I was speaking with a new friend recently. Suzanne is from Zimbabwe, a country she says is the most beautiful in the world, one where she grew up, spent most of her life (she’s 54 now) and where most of her family lived, married, worked and died in their time. I can see the wistful expression on her face when she speaks about it, and in her voice there is love for a place dear to her. She moved to the USA in 2002.
Despite these happy memories of Zimbabwe, beginning in the 1980’s with the arrival of strongman Robert Mugabe‘s policy of confiscation of land and property from white, wealthy landowners Suzanne told me that things began to change. Her black neighbors and friends – people with whom she’d grown up and worked – now turned against her and her family. Their formerly peaceful town saw a sharp rise in violence, marked by robberies, assaults and kidnappings.
The government (local and national) slowly crept toward socialism as the tyrant’s friends, associates and followers took power at all levels of government. Suzanne and her family began fearing for their safety on a daily basis as the government began to confiscate private property by force. The issue of land distribution, which Mugabe’s party had promised to solve by consensus, came roaring back as the ruling party’s governing philosophy around 1997. Mugabe began forcibly redistributing this land to his associates in 2000. The legality and constitutionality of the process has regularly (and unsuccessfully) been challenged in the Mugabe-controlled Zimbabwean High and Supreme Courts.
Citing “fairness”, broad public support and promising a better future for all Zimbabweans when wealth had been “shared equally”, Mugabe’s forces began violent attacks against any opposition. Whether face-to-face or in media, the policy effectively created division and strife in the country, pitting neighbor against neighbor and branding those who opposed the policy as “greedy”, “selfish” and “traitors”. The brutal police state and tyrannical bureaucracy that emerged during that dark time held power in its iron fist – and no compunctions against using it.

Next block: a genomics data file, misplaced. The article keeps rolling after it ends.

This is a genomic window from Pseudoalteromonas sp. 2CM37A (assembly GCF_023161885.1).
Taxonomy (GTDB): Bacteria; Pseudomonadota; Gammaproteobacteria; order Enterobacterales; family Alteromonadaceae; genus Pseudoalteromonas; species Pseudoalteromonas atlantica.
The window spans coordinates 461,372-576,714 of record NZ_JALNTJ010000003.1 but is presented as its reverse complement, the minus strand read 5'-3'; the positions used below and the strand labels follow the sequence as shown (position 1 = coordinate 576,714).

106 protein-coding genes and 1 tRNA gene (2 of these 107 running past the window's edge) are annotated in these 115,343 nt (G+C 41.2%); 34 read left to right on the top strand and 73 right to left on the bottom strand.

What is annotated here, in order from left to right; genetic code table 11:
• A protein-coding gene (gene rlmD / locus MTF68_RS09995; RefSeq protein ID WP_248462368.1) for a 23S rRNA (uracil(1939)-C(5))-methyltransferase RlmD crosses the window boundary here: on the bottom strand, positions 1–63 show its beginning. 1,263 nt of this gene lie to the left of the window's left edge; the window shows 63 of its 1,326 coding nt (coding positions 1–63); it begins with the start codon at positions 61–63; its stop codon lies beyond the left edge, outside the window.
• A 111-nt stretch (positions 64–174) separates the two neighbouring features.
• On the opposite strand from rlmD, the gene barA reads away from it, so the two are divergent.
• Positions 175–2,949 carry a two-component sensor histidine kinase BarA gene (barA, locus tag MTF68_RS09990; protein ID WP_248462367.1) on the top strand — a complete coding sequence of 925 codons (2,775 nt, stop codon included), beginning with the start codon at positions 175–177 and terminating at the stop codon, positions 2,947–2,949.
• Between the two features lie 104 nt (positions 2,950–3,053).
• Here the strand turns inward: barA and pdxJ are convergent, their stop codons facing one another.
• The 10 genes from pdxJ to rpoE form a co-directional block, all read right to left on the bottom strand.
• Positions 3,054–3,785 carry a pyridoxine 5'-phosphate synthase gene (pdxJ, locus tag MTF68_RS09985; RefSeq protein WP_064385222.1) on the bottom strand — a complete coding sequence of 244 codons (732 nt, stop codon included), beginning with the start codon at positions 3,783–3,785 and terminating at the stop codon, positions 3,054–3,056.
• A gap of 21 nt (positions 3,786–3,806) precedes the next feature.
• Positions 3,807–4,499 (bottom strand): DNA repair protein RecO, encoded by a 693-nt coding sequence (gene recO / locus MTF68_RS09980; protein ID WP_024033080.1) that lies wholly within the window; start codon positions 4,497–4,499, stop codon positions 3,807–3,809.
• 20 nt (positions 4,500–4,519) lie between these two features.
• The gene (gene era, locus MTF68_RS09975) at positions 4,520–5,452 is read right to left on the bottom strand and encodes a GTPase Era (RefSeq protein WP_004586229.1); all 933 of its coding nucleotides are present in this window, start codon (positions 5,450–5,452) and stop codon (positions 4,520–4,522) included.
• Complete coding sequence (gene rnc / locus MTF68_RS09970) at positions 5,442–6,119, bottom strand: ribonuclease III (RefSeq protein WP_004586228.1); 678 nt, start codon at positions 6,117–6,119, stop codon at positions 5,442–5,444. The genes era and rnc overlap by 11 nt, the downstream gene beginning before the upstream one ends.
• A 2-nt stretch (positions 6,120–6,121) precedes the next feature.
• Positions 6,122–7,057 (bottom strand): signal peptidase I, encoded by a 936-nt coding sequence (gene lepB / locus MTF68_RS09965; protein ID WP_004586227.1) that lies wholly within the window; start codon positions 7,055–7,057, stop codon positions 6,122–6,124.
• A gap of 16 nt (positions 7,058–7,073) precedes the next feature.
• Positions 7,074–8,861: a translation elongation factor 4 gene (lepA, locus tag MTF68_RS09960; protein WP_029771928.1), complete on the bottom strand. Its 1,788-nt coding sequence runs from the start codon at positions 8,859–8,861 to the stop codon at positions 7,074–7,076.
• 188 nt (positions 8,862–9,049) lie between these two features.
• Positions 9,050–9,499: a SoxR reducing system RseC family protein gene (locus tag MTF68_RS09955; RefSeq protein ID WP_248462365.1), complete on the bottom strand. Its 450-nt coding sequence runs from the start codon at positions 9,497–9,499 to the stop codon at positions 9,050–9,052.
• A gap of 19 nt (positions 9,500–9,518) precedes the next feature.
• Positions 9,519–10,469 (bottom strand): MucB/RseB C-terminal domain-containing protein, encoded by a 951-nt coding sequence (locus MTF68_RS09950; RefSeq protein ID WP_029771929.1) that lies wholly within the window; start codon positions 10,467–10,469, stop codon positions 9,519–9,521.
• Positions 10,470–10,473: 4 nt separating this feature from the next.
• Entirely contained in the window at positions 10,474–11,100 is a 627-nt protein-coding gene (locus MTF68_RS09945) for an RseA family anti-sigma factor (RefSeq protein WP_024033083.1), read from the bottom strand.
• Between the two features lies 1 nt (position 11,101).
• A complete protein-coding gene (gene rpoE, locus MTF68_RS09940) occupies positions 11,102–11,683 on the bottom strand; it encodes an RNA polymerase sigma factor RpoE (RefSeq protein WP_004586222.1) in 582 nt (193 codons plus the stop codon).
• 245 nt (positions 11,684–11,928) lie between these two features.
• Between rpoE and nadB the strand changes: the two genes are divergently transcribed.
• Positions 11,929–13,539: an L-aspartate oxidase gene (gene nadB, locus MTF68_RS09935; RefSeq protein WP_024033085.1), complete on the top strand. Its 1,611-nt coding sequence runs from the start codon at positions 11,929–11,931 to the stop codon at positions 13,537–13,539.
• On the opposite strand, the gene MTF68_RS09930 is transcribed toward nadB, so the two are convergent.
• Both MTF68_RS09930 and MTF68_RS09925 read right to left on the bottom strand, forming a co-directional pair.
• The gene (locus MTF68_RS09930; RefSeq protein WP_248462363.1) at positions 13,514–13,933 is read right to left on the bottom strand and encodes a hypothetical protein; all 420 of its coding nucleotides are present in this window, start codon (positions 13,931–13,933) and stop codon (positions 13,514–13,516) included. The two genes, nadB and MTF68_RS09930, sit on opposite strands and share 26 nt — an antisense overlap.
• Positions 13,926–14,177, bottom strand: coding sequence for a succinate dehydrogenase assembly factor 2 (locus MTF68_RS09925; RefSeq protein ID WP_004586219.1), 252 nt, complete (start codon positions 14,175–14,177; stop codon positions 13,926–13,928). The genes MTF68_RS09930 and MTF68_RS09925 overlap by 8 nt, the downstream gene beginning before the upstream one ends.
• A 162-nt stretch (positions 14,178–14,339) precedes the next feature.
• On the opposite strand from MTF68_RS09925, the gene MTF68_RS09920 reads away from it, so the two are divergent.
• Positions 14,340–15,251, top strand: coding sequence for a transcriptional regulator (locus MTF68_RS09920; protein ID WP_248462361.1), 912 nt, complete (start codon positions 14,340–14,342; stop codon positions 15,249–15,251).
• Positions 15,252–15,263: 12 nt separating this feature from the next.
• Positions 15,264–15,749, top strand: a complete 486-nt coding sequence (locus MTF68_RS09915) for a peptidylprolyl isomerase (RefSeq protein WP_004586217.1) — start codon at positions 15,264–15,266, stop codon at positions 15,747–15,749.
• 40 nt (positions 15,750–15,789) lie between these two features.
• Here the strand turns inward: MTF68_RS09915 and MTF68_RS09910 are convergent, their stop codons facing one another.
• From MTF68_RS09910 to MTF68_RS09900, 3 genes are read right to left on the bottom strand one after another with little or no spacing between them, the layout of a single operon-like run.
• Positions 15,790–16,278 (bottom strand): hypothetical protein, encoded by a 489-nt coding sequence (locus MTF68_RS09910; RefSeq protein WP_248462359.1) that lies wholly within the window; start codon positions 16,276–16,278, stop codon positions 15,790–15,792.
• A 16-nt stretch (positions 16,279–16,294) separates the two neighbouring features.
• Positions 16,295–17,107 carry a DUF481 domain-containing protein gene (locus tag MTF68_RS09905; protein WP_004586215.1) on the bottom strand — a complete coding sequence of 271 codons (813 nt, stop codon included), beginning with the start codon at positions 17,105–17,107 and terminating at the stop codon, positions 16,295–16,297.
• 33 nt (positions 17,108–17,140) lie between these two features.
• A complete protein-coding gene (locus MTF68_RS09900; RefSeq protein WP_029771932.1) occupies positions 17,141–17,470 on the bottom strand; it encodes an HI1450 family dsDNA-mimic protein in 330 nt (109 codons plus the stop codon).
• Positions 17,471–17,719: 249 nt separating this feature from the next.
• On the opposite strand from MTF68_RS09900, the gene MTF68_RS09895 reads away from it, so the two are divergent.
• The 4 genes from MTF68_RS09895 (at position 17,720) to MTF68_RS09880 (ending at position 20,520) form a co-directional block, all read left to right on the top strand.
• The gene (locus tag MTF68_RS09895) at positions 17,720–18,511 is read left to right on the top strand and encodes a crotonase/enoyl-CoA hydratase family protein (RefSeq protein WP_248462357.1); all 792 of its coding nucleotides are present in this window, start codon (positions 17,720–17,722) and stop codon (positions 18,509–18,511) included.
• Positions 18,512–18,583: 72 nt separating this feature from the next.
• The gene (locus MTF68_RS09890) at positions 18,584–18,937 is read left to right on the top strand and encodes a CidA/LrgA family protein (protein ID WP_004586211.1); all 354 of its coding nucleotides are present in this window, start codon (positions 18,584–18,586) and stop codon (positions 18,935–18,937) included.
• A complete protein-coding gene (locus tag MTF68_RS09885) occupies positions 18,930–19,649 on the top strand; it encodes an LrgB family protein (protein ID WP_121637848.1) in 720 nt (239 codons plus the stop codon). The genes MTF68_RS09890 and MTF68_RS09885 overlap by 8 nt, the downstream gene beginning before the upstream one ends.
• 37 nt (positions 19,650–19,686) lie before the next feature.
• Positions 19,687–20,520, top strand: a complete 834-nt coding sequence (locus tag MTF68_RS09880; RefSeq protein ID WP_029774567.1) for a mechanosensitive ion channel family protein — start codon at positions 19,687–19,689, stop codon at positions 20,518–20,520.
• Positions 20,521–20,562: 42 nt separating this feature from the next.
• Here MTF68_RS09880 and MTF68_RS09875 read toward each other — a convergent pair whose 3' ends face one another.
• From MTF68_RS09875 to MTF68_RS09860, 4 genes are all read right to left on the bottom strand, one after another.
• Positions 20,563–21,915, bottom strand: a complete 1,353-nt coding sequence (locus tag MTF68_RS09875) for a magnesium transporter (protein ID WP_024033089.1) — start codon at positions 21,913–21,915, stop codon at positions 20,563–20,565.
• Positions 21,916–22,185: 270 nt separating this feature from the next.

Suzanne and her family were forced to flee Zimbabwe when it became impossible for them to leave their homes without being attacked for their views. With the arrival of hyperinflation, people began carrying paper bags full of worthless currency to purchase the most trivial items with $1 Trillion bills. On the black market, American dollars became the currency of choice as store owners began refusing the local money.
When their family business was shut down by Mugabe’s thugs because the family refused to pay protection money or “donate” to the Mugabe presidential campaign, the family packed up as many belongings as they could in the dead of night over week-long period and fled Zimbabwe, never to return.
Suzanne told me all of these while pointing out how much of America has changed, sadly for the worse. She said, “I left my home to escape these ideas and madness. And it has followed me here.” She looks at cities like Chicago and Detroit, and the State of California with sadness. “They have chosen to go this route, willingly and with eyes wide open.” I asked her to elaborate and she said, “I see the same anger here that I saw at home. People are turning against each other, and the leaders are saying things that make us hate each other, not trust each other, and be jealous of each other.”
“If you look at Chicago, where people are just killing each other like animals, and Detroit where they are destroying their own city, you see what I saw in Zimbabwe. It is madness. There’s no sense to it, but it starts with the leaders – the mayors and the President. They’ve done nothing to help, only to hurt. Things get worse, not better.”
It appears that a perspective from the outside serves to crystallize and give voice to the reality we see all around us. America is coarsening, and slowly becoming something none of us want. It is critical we do what we can to bring about positive change.